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Parquet Courts: Human Performance Review

Music Reviews Parquet Courts
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Parquet Courts: <i>Human Performance</i> Review

So far, Parquet Courts has shown little interest in straight lines. Rather, having released four stylistically diverse full-length albums and two EPs between 2011-15, the Brooklyn band veers all over the place, as if they’re in a hurry to capture all of today’s ideas before a fresh burst of inspiration sends them scurrying off in a new direction tomorrow.

Their restless muse has led them through an impish collection of shaggy stoner songs on 2013’s Light Up Gold; the dense and knotty follow-up Sunbathing Animal in 2014; the tossed-off Content Nausea six months later, recorded by just half the band; and the jagged, experimental 2015 EP Monastic Living.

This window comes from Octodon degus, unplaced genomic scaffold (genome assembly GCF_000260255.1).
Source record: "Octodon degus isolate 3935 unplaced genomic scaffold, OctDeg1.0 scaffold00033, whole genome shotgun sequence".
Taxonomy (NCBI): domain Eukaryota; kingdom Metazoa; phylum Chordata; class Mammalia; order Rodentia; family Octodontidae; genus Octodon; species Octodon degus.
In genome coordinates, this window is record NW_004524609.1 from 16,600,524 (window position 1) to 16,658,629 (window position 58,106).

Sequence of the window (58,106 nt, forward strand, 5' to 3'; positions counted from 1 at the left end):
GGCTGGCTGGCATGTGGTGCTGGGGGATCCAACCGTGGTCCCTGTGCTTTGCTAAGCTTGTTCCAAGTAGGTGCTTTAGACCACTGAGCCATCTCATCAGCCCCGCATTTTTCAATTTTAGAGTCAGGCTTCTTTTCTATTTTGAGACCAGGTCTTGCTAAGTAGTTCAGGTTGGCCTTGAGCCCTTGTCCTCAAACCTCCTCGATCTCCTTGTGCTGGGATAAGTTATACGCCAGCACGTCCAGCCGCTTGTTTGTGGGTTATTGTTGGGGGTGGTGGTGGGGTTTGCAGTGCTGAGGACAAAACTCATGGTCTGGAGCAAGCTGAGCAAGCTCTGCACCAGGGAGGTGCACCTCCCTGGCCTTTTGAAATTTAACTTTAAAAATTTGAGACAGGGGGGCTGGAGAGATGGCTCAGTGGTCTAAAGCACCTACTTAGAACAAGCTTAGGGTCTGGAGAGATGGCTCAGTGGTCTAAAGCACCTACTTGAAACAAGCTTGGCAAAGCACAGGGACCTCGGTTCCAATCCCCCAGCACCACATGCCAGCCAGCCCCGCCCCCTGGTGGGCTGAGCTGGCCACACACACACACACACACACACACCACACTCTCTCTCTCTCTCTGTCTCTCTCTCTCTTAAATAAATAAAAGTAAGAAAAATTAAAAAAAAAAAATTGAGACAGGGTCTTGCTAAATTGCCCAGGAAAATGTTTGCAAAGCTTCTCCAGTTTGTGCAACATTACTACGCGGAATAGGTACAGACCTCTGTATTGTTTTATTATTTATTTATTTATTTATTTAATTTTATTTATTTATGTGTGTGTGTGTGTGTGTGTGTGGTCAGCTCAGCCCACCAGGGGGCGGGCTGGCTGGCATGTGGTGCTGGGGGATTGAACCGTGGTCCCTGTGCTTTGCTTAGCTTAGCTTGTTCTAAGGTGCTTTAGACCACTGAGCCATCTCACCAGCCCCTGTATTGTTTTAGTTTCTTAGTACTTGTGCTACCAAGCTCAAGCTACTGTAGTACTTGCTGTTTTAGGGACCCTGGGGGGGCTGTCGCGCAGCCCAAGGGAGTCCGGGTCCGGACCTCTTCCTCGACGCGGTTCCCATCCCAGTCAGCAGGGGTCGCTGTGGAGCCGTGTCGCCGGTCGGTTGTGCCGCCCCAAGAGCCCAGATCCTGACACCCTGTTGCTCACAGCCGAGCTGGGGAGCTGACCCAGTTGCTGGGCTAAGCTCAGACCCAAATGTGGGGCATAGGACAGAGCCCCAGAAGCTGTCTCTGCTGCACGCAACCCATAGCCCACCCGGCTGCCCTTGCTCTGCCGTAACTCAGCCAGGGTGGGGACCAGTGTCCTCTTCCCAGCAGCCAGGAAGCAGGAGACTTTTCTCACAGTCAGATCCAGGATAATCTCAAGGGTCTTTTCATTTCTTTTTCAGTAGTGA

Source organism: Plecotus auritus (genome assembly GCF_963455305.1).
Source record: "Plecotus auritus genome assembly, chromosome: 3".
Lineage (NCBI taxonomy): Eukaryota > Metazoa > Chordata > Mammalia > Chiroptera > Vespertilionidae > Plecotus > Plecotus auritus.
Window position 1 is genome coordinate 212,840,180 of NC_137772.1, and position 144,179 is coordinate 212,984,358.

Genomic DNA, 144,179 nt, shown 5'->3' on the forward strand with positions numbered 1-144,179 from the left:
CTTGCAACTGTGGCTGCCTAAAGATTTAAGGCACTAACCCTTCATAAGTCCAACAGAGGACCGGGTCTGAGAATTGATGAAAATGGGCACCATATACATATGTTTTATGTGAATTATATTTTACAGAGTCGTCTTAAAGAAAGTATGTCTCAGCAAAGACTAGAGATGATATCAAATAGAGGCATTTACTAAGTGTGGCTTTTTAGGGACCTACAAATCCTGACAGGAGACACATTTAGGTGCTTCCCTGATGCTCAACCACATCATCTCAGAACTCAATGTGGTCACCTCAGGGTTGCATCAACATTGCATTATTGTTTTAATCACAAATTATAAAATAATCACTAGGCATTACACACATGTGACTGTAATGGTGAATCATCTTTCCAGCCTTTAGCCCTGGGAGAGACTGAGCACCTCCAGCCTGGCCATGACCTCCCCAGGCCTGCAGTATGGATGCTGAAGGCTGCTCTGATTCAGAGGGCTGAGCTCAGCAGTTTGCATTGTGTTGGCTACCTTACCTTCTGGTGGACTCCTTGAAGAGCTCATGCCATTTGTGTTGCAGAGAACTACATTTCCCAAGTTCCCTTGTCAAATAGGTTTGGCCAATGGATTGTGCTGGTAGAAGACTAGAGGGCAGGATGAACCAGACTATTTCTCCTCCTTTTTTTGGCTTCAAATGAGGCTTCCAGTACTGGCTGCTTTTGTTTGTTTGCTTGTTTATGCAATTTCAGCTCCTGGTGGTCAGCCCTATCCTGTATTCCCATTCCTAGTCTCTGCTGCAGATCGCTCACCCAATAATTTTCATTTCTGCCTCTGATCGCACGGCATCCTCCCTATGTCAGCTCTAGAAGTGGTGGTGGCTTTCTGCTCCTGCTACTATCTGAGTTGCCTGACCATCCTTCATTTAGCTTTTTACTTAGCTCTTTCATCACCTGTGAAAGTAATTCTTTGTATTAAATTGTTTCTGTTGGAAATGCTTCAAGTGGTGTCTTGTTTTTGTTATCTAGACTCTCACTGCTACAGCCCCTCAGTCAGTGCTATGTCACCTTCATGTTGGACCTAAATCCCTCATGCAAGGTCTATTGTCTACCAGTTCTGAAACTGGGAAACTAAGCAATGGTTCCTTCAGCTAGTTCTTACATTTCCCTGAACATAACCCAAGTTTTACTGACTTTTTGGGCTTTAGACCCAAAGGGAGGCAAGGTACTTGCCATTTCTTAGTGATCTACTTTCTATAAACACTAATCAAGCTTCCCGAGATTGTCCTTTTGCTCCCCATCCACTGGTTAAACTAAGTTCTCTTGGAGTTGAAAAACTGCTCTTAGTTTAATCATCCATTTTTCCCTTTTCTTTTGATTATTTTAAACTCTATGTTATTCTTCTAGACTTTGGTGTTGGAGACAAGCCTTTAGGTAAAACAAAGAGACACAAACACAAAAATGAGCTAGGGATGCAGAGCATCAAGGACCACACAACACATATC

Parquet Courts folds those disparate impulses into 14 new songs (including one digital-only track) on Human Performance, an album that is impressively well-balanced among hooks, smarts and sharp edges. There’s some of each on opener “Dust,” a hypnotic tune piling catchy unison guitars and droning keyboards over a propulsive rhythm that feels like it need never stop. “Outside” is as simple a song as they’ve written musically, yet singer Andrew Savage crams a lifetime’s worth of existential uncertainty into a minute and 46 seconds, and makes you want to hear it again.

There’s a tangle of atonal guitar on “I Was Just Here” that contrasts with the chugging “Captive of the Sun,” which features glimmering arpeggios behind sing-song, spoken-word vocals reminiscent of Beck’s “Loser”-era slacker rap. Beck isn’t the only touchstone here: there are elements of Jonathan Richman’s wide-eyed naïf on the title track and in the off-kilter conversational tone of “One Man, No City.” There’s also a hint of Wilco, thanks to guitar contributions from Jeff Tweedy on “Dust” and “Keep It Even,” a woozy tune that frames Austin Brown’s drowsy melody with jangling folk-rock guitars that suddenly turn caustic on the bridge.

For all their obvious musical ability, the band’s real skill here is blending so many unexpected elements into a coherent whole that is at once adventurous and accessible, even if—or maybe because—you have to hustle a little to keep up.

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